Author: Chris Aniszczyk

Ever wanted to add spelling checking to a dialog, form or some editor in your Eclipse-based application? Well, I needed to do this recently for a project and thought I would share with people how it can be done (also, I had people emailing me to write more tips ;p). The spell checking infrastructure in Eclipse is handled by the text editor framework. Specifically, there's an...

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I can't count how many times I have come across developers that aren't using project level settings. It makes me a bit sad in the beginning, but once I show people what you can do with project level settings, I'm immediately filled with glee. Why should you use project level settings? The main reason is that you can enforce these settings all across your team...

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In honor of the Olympics, I figure a tip about something involving splits is in order: Unfortunately, I'm not a good gymnast so I can't teach you about the types of splits in the picture above, however, I can help you in the OSGi world. In an OSGi-based system, there are cases when you want to do some heavy refactoring but run the risk of breaking...

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I was catching up with a colleague today at a coffee shop about his OSGi-based product and the topic of versioning came up (he also bribed me with free espresso shots). My colleague's company recently released the "2.0" version of their product and were ready to move to the next release (3.0). The common pattern they were using was to simply artificially synchronize all plug-in...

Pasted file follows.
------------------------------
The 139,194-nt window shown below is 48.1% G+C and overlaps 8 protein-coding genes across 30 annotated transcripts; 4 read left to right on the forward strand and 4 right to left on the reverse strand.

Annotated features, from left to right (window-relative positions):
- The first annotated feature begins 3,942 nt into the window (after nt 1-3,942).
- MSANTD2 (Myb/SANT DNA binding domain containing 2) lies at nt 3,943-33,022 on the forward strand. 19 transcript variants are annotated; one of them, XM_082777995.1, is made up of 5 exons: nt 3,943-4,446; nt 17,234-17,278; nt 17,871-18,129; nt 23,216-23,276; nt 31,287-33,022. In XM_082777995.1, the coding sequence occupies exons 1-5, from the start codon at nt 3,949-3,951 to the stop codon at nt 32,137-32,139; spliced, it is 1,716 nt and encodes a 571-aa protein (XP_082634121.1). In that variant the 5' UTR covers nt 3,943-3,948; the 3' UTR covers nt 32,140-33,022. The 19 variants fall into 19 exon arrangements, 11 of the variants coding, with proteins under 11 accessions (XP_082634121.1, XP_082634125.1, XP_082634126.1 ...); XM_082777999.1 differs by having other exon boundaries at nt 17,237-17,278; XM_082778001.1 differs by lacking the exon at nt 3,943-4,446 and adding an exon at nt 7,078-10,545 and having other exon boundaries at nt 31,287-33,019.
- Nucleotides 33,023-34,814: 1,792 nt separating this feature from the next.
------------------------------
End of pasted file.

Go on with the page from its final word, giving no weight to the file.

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Ever use the OSGi console included in Eclipse (i.e., run the eclipse executable with -console)? Ever wanted to add your own console commands for your application? If so, the process is pretty easy and straightforward. The first step is to implement the CommandProvider interface. Here is a simple and fun example: [code lang="java"] package com.code9.examples.console; import org.eclipse.osgi.framework.console.CommandInterpreter; import org.eclipse.osgi.framework.console.CommandProvider; public class MyCommandProvider implements CommandProvider { public Object _iddqd(CommandInterpreter intp) { intp.println("Immortal mode enabled"); ...

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I had to help someone internationalize their RCP application today and I didn't really have a straight forward simple example to point them to so I figure I'd share something here for everyone's benefit. I'll use the famous RCP mail example to get things started. The first step in internalization is making sure our strings are externalized so translators can actually do something with them....

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I was helping a colleague today with a key binding issue that I think is fairly common. To illustrate the problem, let's look at what happens when you press CMD+N in the RCP mail sample: What!? New Project Wizard? That's not what I wanted! In this case, I actually wanted a 'New Message' to pop up instead of that new wizard. I don't want any of...

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